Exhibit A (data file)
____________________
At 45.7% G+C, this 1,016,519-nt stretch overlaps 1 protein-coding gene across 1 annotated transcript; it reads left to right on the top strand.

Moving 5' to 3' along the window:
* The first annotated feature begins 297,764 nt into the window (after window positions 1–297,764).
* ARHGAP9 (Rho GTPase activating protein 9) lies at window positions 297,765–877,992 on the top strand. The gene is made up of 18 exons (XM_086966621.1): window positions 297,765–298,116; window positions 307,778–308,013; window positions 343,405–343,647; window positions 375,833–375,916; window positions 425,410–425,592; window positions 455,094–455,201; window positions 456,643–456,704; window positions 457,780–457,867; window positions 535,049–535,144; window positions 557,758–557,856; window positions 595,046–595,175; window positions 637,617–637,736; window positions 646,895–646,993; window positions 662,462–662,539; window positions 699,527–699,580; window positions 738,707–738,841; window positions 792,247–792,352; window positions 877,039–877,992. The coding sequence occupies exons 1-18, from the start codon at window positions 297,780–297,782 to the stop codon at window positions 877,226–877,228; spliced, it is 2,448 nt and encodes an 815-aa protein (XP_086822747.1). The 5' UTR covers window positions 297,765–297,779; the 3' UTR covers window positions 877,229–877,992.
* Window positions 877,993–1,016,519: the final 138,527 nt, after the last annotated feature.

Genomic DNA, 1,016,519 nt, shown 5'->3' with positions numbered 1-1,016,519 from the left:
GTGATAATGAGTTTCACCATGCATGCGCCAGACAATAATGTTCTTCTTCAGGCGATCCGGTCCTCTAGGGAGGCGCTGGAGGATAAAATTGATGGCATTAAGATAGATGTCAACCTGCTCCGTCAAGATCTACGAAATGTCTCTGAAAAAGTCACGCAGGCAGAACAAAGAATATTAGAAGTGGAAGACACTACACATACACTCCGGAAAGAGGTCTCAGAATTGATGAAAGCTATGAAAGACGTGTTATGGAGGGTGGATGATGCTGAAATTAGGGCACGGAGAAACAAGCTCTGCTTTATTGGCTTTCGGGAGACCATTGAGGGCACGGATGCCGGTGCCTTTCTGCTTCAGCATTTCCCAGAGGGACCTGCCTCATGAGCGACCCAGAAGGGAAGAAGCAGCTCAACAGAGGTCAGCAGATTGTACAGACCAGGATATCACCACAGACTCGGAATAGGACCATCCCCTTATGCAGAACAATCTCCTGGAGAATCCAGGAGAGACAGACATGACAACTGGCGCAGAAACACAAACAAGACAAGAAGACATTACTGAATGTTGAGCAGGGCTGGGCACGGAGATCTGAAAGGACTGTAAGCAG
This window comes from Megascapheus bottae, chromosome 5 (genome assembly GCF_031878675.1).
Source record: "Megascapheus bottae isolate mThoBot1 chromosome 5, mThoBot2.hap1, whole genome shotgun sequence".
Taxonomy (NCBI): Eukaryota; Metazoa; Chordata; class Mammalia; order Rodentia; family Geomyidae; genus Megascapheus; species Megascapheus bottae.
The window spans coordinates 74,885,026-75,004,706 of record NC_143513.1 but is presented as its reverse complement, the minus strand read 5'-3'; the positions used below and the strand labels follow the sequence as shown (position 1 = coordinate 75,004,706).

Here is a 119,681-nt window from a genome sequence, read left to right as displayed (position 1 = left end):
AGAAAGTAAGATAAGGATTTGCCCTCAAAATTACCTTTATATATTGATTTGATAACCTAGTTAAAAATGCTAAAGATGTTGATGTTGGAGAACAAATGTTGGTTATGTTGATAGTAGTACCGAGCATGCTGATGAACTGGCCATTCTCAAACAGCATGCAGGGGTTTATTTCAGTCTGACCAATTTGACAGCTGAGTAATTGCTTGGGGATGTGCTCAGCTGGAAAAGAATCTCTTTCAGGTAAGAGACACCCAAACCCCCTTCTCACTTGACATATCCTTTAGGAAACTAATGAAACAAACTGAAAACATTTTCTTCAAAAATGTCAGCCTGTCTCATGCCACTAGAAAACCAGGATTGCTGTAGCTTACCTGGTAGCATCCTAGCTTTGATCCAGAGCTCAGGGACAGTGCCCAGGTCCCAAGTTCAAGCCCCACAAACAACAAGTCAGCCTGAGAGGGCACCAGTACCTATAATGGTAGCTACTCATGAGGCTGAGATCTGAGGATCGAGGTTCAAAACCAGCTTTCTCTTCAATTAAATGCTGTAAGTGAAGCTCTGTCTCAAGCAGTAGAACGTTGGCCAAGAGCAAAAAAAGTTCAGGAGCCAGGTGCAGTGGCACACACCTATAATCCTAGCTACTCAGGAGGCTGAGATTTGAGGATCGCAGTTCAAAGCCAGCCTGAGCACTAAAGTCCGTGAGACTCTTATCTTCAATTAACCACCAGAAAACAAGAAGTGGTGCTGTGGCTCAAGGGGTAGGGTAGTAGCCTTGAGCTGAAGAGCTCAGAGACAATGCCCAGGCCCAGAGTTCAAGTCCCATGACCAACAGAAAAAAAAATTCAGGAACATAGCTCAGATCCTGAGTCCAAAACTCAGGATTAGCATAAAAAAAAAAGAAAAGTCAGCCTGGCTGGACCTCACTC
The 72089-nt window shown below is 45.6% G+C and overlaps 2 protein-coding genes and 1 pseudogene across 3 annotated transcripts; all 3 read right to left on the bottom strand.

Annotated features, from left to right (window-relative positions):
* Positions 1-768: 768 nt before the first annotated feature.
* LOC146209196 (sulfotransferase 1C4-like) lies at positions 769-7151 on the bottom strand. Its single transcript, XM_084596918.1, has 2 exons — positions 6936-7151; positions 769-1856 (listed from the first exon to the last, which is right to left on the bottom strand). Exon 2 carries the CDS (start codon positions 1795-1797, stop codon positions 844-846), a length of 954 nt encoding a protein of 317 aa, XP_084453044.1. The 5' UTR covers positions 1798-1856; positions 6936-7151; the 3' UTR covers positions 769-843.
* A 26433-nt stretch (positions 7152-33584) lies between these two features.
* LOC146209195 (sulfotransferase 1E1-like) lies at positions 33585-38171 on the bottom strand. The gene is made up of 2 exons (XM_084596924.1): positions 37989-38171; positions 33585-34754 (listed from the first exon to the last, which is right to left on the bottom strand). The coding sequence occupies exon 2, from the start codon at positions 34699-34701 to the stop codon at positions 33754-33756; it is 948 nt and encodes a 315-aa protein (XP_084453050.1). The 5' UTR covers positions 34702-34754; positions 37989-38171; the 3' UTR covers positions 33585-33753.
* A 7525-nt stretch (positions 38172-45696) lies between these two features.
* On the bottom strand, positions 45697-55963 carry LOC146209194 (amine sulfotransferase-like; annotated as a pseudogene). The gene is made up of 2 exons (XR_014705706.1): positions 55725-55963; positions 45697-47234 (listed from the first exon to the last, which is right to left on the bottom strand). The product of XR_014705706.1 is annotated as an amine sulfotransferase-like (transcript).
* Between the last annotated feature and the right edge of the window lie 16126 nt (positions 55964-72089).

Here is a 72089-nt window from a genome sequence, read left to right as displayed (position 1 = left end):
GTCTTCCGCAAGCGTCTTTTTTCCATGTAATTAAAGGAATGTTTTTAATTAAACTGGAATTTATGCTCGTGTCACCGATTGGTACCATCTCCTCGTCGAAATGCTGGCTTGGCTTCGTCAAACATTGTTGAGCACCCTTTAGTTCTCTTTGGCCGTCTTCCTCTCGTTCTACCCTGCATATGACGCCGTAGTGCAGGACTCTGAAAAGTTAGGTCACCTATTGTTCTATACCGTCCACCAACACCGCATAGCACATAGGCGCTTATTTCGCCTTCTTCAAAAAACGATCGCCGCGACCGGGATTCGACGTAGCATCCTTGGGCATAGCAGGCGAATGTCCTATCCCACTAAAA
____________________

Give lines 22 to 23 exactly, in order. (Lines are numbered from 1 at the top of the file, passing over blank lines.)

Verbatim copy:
* Between the last annotated feature and the right edge of the window lie 16126 nt (positions 55964-72089).

Here is a 72089-nt window from a genome sequence, read left to right as displayed (position 1 = left end):